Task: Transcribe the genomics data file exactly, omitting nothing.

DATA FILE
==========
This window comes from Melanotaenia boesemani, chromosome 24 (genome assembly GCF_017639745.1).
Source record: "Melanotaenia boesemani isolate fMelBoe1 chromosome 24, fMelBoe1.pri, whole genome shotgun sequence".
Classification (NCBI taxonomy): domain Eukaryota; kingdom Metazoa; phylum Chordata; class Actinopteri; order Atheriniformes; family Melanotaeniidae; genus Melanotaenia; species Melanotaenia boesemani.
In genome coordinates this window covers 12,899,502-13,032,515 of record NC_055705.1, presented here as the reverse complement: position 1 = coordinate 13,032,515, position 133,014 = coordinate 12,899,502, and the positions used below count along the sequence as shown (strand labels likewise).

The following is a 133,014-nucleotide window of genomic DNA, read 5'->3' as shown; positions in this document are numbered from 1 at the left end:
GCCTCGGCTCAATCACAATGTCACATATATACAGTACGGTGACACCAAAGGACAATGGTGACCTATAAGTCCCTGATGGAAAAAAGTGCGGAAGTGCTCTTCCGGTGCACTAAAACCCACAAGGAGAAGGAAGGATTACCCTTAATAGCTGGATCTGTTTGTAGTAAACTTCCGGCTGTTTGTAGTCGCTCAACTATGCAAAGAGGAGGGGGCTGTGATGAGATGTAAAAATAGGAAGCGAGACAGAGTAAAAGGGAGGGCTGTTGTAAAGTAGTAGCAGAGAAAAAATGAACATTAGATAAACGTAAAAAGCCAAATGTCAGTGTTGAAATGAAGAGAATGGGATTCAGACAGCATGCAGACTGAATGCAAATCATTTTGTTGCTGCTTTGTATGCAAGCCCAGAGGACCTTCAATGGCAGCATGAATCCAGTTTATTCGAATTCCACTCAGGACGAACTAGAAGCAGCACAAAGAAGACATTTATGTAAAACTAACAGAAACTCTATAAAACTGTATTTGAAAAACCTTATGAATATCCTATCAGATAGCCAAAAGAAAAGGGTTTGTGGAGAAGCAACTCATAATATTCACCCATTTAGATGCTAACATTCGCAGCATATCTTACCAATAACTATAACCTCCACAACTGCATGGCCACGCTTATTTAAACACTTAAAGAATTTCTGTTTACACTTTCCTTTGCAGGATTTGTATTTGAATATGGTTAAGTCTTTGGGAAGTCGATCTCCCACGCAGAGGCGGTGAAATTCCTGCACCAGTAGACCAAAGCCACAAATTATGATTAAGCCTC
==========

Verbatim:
This window comes from Melanotaenia boesemani, chromosome 24 (genome assembly GCF_017639745.1).
Source record: "Melanotaenia boesemani isolate fMelBoe1 chromosome 24, fMelBoe1.pri, whole genome shotgun sequence".
Classification (NCBI taxonomy): domain Eukaryota; kingdom Metazoa; phylum Chordata; class Actinopteri; order Atheriniformes; family Melanotaeniidae; genus Melanotaenia; species Melanotaenia boesemani.
In genome coordinates this window covers 12,899,502-13,032,515 of record NC_055705.1, presented here as the reverse complement: position 1 = coordinate 13,032,515, position 133,014 = coordinate 12,899,502, and the positions used below count along the sequence as shown (strand labels likewise).

The following is a 133,014-nucleotide window of genomic DNA, read 5'->3' as shown; positions in this document are numbered from 1 at the left end:
GCCTCGGCTCAATCACAATGTCACATATATACAGTACGGTGACACCAAAGGACAATGGTGACCTATAAGTCCCTGATGGAAAAAAGTGCGGAAGTGCTCTTCCGGTGCACTAAAACCCACAAGGAGAAGGAAGGATTACCCTTAATAGCTGGATCTGTTTGTAGTAAACTTCCGGCTGTTTGTAGTCGCTCAACTATGCAAAGAGGAGGGGGCTGTGATGAGATGTAAAAATAGGAAGCGAGACAGAGTAAAAGGGAGGGCTGTTGTAAAGTAGTAGCAGAGAAAAAATGAACATTAGATAAACGTAAAAAGCCAAATGTCAGTGTTGAAATGAAGAGAATGGGATTCAGACAGCATGCAGACTGAATGCAAATCATTTTGTTGCTGCTTTGTATGCAAGCCCAGAGGACCTTCAATGGCAGCATGAATCCAGTTTATTCGAATTCCACTCAGGACGAACTAGAAGCAGCACAAAGAAGACATTTATGTAAAACTAACAGAAACTCTATAAAACTGTATTTGAAAAACCTTATGAATATCCTATCAGATAGCCAAAAGAAAAGGGTTTGTGGAGAAGCAACTCATAATATTCACCCATTTAGATGCTAACATTCGCAGCATATCTTACCAATAACTATAACCTCCACAACTGCATGGCCACGCTTATTTAAACACTTAAAGAATTTCTGTTTACACTTTCCTTTGCAGGATTTGTATTTGAATATGGTTAAGTCTTTGGGAAGTCGATCTCCCACGCAGAGGCGGTGAAATTCCTGCACCAGTAGACCAAAGCCACAAATTATGATTAAGCCTC